>I’ve compiled a couple of my scripts – both TSQL and VBScript – to create a tip for MSSQLTips.com on automating backups and deletion of SQL Server 2005 Express databases to mimic that of creating a database maintenance plan. You can check out the article for more details. Feel free to post comments on the MSSQLTips.com forum site and hopefully, you’ll find the tip very useful. I’ll write a few more tips for them in the long run just for the fun of it.
>I got this error when I tried to access a remote share from one of our DR servers. Well, apparently, the DR server configuration was not designed properly which is probably the reason why I am getting this error. The production and DR server both have the same configuration (or course, they are on a different network segment which is why this is possible) and I only get to access one or the other using a separate VPN profile. I was trying to copy a database backup from the production server and moving it to the DR server. The resolution: just run a net use * /delete command. It may sound simple but it works and that’s what is more important. Having the same configuration (hostname and IP address, in my case) is causing my Windows XP workstation to get confused so a simple purge of the cache of my shared folder information. I would have to do this quite often as I need to connect to both servers on a regular basis
>I asked Dan Jones about getting the policies in SQL Server 2008 to be evaluated in SQL Server 2005 and SQL Server 2000. You can create policies in SQL Server 2008 instances and use those policies to evaluate and even implement them in SQL Server 2005 and SQL Server 2000 instances with a couple of things to consider. One, if you are targetting facets which only exist in SQL Server 2008, the policies won’t get evaluated on previous versions. An example of this is creating a policy which checks whether or not FILESTREAM option is enabled on a database. This of course won’t get evaluated on previous version instances. The same is true when you intend to run the policies on previous version. You cannot run those policies on schedule or on-demand unless you use a workaround using PowerShell to do that. I’ll work on a couple of samples where I’ll create a policy in SQL Server 2008 and evaluate previous version instances based on that policy.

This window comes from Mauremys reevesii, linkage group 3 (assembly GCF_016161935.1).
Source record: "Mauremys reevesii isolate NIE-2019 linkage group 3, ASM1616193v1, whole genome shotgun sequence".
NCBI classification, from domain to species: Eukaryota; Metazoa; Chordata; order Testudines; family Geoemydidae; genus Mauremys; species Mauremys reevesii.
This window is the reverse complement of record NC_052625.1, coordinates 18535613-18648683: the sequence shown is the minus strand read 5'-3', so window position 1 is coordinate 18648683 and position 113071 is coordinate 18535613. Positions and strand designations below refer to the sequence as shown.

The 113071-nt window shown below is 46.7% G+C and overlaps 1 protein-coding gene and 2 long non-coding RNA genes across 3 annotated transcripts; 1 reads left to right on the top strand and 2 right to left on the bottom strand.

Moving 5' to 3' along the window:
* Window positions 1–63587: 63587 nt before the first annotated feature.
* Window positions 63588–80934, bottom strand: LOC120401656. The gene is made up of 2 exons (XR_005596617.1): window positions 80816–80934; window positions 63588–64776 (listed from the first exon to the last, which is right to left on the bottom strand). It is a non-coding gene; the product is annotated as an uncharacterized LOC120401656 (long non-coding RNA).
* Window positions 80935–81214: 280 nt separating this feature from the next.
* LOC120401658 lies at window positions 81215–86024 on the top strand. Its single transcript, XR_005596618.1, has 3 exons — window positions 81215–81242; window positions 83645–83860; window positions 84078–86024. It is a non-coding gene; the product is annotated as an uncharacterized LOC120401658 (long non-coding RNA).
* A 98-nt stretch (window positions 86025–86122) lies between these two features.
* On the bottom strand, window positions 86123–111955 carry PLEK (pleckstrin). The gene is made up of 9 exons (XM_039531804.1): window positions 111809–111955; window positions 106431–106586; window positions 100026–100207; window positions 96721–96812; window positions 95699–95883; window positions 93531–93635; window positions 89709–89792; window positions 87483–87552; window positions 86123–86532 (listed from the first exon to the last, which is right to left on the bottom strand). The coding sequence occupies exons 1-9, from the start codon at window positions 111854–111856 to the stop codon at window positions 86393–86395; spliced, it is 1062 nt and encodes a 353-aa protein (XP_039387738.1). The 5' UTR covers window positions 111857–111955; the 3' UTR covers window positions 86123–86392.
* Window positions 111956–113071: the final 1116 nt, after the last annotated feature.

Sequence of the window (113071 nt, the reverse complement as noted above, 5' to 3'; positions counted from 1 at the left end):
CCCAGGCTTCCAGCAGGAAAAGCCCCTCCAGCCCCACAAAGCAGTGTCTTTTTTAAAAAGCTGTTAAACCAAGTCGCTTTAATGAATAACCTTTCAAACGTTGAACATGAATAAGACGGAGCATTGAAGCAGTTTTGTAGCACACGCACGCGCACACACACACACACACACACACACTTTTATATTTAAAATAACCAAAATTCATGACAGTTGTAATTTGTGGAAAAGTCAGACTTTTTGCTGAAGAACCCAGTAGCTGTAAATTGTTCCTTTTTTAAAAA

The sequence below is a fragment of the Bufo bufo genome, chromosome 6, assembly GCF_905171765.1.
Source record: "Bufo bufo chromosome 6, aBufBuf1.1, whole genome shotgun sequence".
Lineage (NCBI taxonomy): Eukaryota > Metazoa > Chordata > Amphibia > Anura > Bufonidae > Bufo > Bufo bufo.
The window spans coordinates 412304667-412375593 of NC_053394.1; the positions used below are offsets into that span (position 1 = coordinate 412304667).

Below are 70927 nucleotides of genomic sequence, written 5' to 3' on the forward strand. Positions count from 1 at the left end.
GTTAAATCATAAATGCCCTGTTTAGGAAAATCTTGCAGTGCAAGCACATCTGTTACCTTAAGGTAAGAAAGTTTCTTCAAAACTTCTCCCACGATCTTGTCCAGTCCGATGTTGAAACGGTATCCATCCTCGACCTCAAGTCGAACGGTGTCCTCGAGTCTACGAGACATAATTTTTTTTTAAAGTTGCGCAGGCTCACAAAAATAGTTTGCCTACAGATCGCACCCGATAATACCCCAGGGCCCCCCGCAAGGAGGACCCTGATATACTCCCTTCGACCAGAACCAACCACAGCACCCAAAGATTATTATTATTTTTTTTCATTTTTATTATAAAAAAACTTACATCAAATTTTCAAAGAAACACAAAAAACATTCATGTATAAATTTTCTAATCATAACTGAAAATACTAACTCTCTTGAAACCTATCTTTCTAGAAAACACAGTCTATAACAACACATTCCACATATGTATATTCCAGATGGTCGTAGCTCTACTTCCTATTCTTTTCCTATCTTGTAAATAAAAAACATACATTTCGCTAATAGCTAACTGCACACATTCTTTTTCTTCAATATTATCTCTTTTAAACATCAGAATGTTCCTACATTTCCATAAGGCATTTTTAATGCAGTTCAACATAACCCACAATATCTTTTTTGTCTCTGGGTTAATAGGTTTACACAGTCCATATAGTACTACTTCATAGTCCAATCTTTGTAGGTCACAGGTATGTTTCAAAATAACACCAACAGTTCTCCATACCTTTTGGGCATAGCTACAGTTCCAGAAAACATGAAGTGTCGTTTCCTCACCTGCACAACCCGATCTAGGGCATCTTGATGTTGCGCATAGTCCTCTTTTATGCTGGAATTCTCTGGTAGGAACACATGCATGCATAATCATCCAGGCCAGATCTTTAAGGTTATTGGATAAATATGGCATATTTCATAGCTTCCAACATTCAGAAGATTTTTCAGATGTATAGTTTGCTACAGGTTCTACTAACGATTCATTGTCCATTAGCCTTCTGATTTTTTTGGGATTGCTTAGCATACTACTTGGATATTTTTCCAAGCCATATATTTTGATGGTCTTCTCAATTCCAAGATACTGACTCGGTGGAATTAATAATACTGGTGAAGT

How many times have I mentioned in my blog posts that I am indeed a lazy guy? Probably a lot of times. That is practically because I always think of ways to make my work, especially those repetitive ones, as easy as possible. This case is one of them. I regularly work with virtualization, whether using Microsoft Virtual PC/Virtual Server or VMWare Server or Workstation for my tests or even for simulations. And whenever I need to work with a few servers and workstations, I simply create a copy of the virtual machine to eliminate the time and effort to install the operating system and applying the service packs if they need to be on each one of those images. Many organizations use disk image cloning software such as Norton Ghost or Acronis both for mass deployment of operating systems and for disaster recovery. But if you are to simply use these tools (or my method using virtualization) for cloning purposes, you are in for a surprise if you do not change the computer security identifier (SID) of the different images. To validate what I mean by this, create two cloned images and deploy them on a network. Then, try logging in using a domain account on either of the machines and you’ll get the error mentioned below
The name or security ID (SID) of the domain specified is inconsistent with the trust information for that domain
Fortunately, SysInternals have a tool called NewSID v4.10. This tool is a program that changes a computer’s SID. It is free and is a Win32 program, meaning that it can easily be run on systems that have been previously cloned. NewSID works on Windows NT 4, Windows 2000, Windows XP and Windows Server 2003. You can download the tool from Microsoft and run it on the cloned machine to change its SID. It is recommended though that you run this tool on a machine that is not a member of a domain. You can choose to randomly generate a SID, copy an SID from another computer or simply specify one (which is not really recommended). You can also choose to rename the machine to a different one (in my case, I still needed to run this tool eventhough I’ve already renamed the cloned image since they are both going to be a part of the same domain). A rebot would be required after a SID change has been applied. Download the tool and try it out for yourself